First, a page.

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Councillor and Olympic boxer Kenneth Egan has been open about his fight with alcohol addiction Sinead Baker/
tackling addiction

'I'm seven years sober last week. That, for me, beats any Olympic medal' - Kenneth Egan on his recovery

Minister Simon Harris and Olympic boxer Kenneth Egan helped launch the Rutland Centre’s second annual recovery month.

FORMER OLYMPIC BOXER Kenneth Egan has described how he overcame alcoholism, with the message that recovery is possible for everyone.

Egan, an Olympic silver medalist and Fine Gael councillor for Clondalkin, has been open about his own struggles with alcohol addiction.

During the 2008 Olympics, Egan thought he was “invincible”. Then came life after sport, when he retired in 2013. “I wasn’t prepared for it.”

“For me to step up and look for recovery and walk into AA, being the person that I was, the silver medalist, it was hard, because there was a lot of shame there, a lot of guilt.”

“I wanted to get well and have a happy life,” Egan said yesterday. Things that are happening for him now, such as the existence of his two-year-old daughter, would not have happened unless he recovered, he said.

For Egan, successful recovery meant the support of family and friends, but he also described how he can now see a friend stuck on a similar path to the one he was on. Having been friends since they were six, “I really worry for him. I just don’t know where it’s going to end and there’s a lot of people like that out there.”

What’s needed, he said, is the abolition of the stigma that can come with admitting that you have a problem: “It’s OK to be in recovery.”

Egan was speaking alongside Minister for Health Simon Harris at the launch of the Rutland Centre’s recovery month yesterday. Running from 1 – 30 of September, the month aims to highlight the supports available for those seeking to recover from addiction and their families and communities, and to celebrate those who have engaged with the process.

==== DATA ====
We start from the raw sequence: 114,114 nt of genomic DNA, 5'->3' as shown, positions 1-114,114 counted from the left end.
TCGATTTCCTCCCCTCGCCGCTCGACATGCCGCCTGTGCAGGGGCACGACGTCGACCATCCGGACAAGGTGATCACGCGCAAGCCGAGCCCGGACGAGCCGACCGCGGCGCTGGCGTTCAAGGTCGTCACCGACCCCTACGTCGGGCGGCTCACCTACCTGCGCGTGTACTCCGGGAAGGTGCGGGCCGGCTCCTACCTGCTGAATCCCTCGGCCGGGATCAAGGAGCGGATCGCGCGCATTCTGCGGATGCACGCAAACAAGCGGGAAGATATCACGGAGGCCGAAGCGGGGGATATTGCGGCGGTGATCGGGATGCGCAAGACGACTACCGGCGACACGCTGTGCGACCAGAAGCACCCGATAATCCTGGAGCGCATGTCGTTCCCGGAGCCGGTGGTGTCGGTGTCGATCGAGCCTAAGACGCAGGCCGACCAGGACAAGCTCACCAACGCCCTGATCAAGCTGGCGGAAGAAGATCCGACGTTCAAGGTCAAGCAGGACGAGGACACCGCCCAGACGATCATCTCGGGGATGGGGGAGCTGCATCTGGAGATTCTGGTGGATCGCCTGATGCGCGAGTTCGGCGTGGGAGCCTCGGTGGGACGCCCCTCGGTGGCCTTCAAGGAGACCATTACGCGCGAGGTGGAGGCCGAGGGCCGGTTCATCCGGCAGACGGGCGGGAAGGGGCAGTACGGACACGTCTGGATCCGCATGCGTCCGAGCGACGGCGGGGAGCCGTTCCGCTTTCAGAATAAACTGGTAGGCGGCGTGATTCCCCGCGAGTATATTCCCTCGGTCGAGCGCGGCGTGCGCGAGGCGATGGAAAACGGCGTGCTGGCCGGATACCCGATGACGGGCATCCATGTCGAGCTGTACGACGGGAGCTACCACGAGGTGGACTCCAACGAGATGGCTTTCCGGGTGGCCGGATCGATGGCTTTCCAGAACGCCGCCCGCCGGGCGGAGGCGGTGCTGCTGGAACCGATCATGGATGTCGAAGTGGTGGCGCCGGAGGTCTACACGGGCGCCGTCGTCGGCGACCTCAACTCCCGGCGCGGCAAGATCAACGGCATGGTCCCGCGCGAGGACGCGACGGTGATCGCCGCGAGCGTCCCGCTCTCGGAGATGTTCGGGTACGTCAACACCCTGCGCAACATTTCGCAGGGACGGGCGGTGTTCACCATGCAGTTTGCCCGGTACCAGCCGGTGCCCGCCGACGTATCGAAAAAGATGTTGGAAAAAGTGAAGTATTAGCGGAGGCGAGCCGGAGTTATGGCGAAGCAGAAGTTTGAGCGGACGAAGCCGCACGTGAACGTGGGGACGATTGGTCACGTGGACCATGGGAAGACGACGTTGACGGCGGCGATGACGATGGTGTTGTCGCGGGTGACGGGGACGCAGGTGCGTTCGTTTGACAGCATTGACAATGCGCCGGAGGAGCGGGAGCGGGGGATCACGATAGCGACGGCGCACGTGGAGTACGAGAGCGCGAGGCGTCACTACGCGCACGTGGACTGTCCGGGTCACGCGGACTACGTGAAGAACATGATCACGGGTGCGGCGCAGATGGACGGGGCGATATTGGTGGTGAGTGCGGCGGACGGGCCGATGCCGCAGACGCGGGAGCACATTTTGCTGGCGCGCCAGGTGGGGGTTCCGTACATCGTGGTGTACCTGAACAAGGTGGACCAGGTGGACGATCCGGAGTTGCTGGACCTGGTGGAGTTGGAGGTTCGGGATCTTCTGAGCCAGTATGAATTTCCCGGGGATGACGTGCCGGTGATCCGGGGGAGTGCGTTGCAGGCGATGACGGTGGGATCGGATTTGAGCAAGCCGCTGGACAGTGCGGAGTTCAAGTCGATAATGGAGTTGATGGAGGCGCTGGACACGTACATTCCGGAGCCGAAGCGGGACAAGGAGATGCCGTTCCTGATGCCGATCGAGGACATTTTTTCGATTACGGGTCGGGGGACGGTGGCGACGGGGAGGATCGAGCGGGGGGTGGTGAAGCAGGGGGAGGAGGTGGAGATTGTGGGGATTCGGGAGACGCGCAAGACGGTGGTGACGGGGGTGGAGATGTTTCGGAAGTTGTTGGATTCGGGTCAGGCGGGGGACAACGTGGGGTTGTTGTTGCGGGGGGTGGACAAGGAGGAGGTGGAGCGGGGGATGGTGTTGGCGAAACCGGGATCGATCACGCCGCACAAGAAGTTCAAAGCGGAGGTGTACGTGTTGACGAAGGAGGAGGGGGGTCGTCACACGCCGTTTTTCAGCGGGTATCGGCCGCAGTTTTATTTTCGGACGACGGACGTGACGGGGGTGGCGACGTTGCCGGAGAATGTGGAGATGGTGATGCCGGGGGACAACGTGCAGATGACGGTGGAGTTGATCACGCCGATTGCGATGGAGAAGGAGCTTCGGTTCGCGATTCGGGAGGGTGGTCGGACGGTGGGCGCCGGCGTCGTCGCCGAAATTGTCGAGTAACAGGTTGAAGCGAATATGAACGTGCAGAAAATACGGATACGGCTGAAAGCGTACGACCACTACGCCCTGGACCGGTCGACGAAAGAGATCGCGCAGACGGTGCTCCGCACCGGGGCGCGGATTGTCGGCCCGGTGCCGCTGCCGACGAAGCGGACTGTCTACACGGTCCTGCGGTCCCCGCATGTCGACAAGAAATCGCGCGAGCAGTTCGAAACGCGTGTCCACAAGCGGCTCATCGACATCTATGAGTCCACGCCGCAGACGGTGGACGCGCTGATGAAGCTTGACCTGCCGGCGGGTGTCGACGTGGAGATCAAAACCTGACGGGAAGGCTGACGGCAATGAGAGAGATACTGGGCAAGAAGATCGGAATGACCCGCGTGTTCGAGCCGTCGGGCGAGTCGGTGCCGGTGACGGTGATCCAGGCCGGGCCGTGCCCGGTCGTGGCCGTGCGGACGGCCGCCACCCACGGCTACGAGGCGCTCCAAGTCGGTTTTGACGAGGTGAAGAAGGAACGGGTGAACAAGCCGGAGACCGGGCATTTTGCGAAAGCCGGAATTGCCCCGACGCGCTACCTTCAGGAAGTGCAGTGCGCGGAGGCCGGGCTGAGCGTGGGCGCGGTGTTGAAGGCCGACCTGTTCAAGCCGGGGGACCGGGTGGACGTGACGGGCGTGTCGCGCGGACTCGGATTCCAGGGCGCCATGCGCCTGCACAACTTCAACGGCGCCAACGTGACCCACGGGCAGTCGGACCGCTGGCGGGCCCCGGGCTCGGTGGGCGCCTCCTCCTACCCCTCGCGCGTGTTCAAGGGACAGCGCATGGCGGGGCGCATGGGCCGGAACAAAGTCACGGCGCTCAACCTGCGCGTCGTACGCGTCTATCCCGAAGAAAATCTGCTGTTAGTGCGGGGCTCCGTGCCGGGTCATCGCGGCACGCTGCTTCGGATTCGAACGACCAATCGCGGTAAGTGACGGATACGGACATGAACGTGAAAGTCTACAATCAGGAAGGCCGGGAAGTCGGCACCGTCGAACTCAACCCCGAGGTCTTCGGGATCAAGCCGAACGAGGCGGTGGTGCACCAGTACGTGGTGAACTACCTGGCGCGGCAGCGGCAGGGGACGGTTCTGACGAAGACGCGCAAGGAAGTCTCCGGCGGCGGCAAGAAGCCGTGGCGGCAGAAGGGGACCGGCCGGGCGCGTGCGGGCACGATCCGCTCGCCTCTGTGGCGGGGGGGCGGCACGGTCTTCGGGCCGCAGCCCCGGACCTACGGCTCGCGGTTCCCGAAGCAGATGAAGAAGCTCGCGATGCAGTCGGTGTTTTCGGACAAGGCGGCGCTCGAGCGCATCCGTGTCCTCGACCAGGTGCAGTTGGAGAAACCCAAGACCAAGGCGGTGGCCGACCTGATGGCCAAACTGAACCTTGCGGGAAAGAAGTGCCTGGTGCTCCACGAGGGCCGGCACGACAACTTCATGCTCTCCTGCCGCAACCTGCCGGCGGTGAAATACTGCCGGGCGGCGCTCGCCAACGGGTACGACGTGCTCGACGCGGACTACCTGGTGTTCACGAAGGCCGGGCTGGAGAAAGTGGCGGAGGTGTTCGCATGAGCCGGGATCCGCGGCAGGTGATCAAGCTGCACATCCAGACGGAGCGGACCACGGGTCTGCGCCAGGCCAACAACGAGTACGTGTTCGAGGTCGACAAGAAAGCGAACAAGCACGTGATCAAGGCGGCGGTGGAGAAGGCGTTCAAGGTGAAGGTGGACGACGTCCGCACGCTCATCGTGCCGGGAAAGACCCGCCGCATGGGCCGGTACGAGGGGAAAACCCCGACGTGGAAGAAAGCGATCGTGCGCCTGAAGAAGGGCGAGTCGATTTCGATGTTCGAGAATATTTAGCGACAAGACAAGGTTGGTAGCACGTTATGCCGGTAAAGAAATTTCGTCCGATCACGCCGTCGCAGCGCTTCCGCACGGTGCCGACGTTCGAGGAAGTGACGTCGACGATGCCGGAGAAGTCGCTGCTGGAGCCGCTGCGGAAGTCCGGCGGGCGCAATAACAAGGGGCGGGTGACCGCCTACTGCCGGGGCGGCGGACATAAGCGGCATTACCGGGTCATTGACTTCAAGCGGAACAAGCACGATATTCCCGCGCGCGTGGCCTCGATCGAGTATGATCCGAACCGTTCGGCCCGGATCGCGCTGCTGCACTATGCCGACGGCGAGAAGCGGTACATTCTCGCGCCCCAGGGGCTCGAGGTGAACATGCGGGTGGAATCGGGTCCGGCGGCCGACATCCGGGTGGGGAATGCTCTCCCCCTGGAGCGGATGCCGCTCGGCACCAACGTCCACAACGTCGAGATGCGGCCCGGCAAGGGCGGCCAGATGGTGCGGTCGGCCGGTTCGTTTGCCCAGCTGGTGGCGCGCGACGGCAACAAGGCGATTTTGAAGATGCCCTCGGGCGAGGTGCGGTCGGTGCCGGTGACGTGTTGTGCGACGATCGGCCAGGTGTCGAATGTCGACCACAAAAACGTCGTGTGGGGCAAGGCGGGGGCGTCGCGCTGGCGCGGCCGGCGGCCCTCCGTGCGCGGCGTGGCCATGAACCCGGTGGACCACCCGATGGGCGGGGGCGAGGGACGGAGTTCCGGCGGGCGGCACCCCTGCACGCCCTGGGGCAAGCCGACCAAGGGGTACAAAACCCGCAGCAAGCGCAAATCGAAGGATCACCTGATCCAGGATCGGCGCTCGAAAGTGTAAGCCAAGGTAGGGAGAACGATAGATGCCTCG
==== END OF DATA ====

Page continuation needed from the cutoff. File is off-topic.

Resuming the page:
A series of events, including those centered around recovery for members of the LGBT community and the sporting community, are open to the public, those affected by addiction and their families.

Breaking a stigma

Some present at the launch who had used the Rutland Centre’s services said that they had put off seeking treatment for fear of stigma. Egan said that telling the nation about his addiction on RTÉ’s Saturday Night Show in 2011 was “a monkey off my back”.

“I’m seven years sober last week. That, for me, beats any Olympic medal.”

Alcohol remains the leading addiction in Ireland, according to the centre, with 91% of people attending the centre doing so for alcohol addiction.

“Alcohol is too often the elephant in the room,” Simon Harris said.

The idea that “recovery from addiction is possible for anyone” needs to be at the core of the national policy and services, Harris said. The new national drugs strategy entitled Reducing Harm, Supporting Recovery, which will determine the direction of the government’s policy on drug and alcohol use until 2025, is a health-led response to addiction – the way we need to look at addiction in Ireland, he said.

The government spent €244 million on addiction last year, with €120 million of this spent in the area of healthcare, an area Harris committed to increasing expenditure on in the coming years as part of the strategy.

National policy, Harris said, “needs to make sure we don’t write anybody off”.

2DF44887-63FB-4F25-913A-9E1C7EA7BF6E Breaking the stigma around addiction is key to helping people, minister SImon Harris and Olympic boxer Kenneth Egan said yesterday SInead Baker / SInead Baker / /

Delayed bills

Two bills being pushed forward by the government aim to strengthen national policy, the Public Health (Alcohol) Bill and the Gambling Control Bill, with Harris calling for cross-party support of the drugs and alcohol bill.

The controversial Public Health (Alcohol) Bill, which would introduce a minimum unit price and require labeling including calorie and health warnings to be on all alcohol, has faced pressure from the alcohol industry and small businesses.

Harris, calling for action on the bill, pledged to address the issue with small businesses, who have criticised the bill’s requirement for alcohol to be kept apart from other produce.

Meabh Leahy, CEO of the Rutland Centre, was critical of delays to the gambling bill, which Harris stated had his “full support”.

The bill, which would create a new agency that would act as both the licensing authority and regulator for the sector, was first introduced in 2013.

Leahy told that the delay is “disappointing”,

For those already with an addiction, enacting the legislation “will not make any difference”, she said.

“The key to that legislation is the future, and future generations. And if we don’t regulate that market and regulate that space then the problems will keep growing.”

The Rutland Centre says it has seen an increase of those with a gambling addiction, particularly men.

Read: ‘Danny Healy Rae’s drink-driving comments are callous, I won’t accommodate his fantasies’ >

Read: Last call for Good Friday drinking ban as bill passes in the Seanad >

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